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Unveiling how black hole jets are born and sustained

Grant number: 22/10460-8
Support Opportunities:Scholarships abroad - Research
Effective date (Start): December 09, 2022
Effective date (End): June 08, 2023
Field of knowledge:Physical Sciences and Mathematics - Astronomy - Extragalactic Astrophysics
Principal Investigator:Rodrigo Nemmen da Silva
Grantee:Rodrigo Nemmen da Silva
Host Investigator: Roger Blandford
Host Institution: Instituto de Astronomia, Geofísica e Ciências Atmosféricas (IAG). Universidade de São Paulo (USP). São Paulo , SP, Brazil
Research place: Stanford University, United States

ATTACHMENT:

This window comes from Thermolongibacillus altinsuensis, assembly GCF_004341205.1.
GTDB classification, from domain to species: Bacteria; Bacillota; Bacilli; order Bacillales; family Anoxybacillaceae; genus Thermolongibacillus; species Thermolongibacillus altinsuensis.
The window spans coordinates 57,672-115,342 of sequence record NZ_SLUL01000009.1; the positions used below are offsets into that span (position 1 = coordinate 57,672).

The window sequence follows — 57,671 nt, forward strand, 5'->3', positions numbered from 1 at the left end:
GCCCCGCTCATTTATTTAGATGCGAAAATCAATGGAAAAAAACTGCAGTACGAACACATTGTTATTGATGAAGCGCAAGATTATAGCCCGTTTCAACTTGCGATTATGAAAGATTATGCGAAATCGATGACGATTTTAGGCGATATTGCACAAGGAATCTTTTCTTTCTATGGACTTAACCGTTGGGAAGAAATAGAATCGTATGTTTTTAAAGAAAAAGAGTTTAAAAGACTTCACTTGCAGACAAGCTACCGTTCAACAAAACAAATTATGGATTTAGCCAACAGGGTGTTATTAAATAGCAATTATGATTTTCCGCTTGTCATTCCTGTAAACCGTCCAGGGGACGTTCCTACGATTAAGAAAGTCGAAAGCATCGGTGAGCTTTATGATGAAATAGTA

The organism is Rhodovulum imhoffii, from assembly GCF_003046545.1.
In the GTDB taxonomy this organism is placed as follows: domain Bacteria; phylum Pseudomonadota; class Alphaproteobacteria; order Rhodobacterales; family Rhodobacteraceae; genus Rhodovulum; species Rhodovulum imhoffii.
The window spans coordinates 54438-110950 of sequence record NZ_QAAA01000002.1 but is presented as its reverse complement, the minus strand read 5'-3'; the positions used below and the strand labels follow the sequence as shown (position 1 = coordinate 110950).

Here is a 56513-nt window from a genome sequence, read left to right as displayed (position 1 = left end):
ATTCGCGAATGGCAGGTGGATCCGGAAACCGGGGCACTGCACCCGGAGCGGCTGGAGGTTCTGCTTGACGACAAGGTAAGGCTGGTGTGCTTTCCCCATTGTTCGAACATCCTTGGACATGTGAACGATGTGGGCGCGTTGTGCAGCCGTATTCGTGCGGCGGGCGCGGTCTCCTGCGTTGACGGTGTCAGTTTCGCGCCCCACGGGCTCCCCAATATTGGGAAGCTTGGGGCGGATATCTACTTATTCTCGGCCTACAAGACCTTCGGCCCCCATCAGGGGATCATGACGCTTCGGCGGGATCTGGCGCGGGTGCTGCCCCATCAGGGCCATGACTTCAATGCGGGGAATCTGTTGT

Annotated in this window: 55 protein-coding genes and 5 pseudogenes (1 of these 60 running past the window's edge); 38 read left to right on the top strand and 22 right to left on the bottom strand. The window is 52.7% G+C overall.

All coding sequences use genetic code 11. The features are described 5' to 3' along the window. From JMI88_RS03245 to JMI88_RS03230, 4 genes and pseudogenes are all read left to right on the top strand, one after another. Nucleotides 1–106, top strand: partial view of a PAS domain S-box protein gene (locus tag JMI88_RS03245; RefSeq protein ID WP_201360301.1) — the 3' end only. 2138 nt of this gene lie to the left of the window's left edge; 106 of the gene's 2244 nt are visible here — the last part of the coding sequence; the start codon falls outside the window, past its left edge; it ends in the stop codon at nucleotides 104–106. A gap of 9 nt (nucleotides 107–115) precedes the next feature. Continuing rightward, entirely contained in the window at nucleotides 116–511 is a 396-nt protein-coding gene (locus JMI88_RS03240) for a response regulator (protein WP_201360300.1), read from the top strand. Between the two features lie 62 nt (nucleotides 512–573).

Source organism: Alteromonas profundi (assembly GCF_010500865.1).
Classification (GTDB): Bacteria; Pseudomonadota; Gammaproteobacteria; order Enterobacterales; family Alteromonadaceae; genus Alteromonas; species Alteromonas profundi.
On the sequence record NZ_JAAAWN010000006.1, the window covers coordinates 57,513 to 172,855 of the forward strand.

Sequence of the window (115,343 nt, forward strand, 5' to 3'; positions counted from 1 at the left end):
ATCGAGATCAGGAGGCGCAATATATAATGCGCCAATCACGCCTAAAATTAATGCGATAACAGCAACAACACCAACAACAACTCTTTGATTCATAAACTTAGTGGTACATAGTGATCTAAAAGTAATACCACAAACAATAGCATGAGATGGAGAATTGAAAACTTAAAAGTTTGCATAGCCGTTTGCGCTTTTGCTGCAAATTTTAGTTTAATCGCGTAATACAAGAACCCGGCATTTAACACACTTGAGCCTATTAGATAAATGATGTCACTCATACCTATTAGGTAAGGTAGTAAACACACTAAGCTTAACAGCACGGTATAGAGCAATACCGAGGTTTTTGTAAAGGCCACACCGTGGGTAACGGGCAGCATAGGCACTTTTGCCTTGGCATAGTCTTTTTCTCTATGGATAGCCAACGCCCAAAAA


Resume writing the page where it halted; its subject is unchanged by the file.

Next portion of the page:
Accreting black holes (BHs) produce relativistic jets which are behind a wide variety of astronomical phenomena and provide fascinating sources of electromagnetic radiation from radio to gamma-rays, cosmic rays and neutrinos. Despite the importance of jets for multimessenger astronomy, our understanding of how they are born from a black hole magnetosphere and subsequently sustained is still uncertain. This is one of the fundamental problems in black hole physics and high-energy astrophysics. Jets are thought to be powered mainly by the spin energy of Kerr BHs and require a minimal amount of plasma in the magnetosphere to activate, otherwise the spin energy cannot be extracted. The most likely source of this plasma are electron-positron pairs. Here, we will build the jet activation function by calculating the number density of pairs due to photon-photon and pair cascade processes near event horizons of supermassive and stellar-mass BHs, incorporating the effects of the surrounding accretion flow. Our goal with these calculations is to answer the question: are there critical values of the BH mass and mass accretion rate for which the jet turns on or off? With this work, we will shed light on the nature of relativistic jets from BH systems across the mass scale and the radio-loud/radio-quiet dichotomy observed in active galaxies. (AU)

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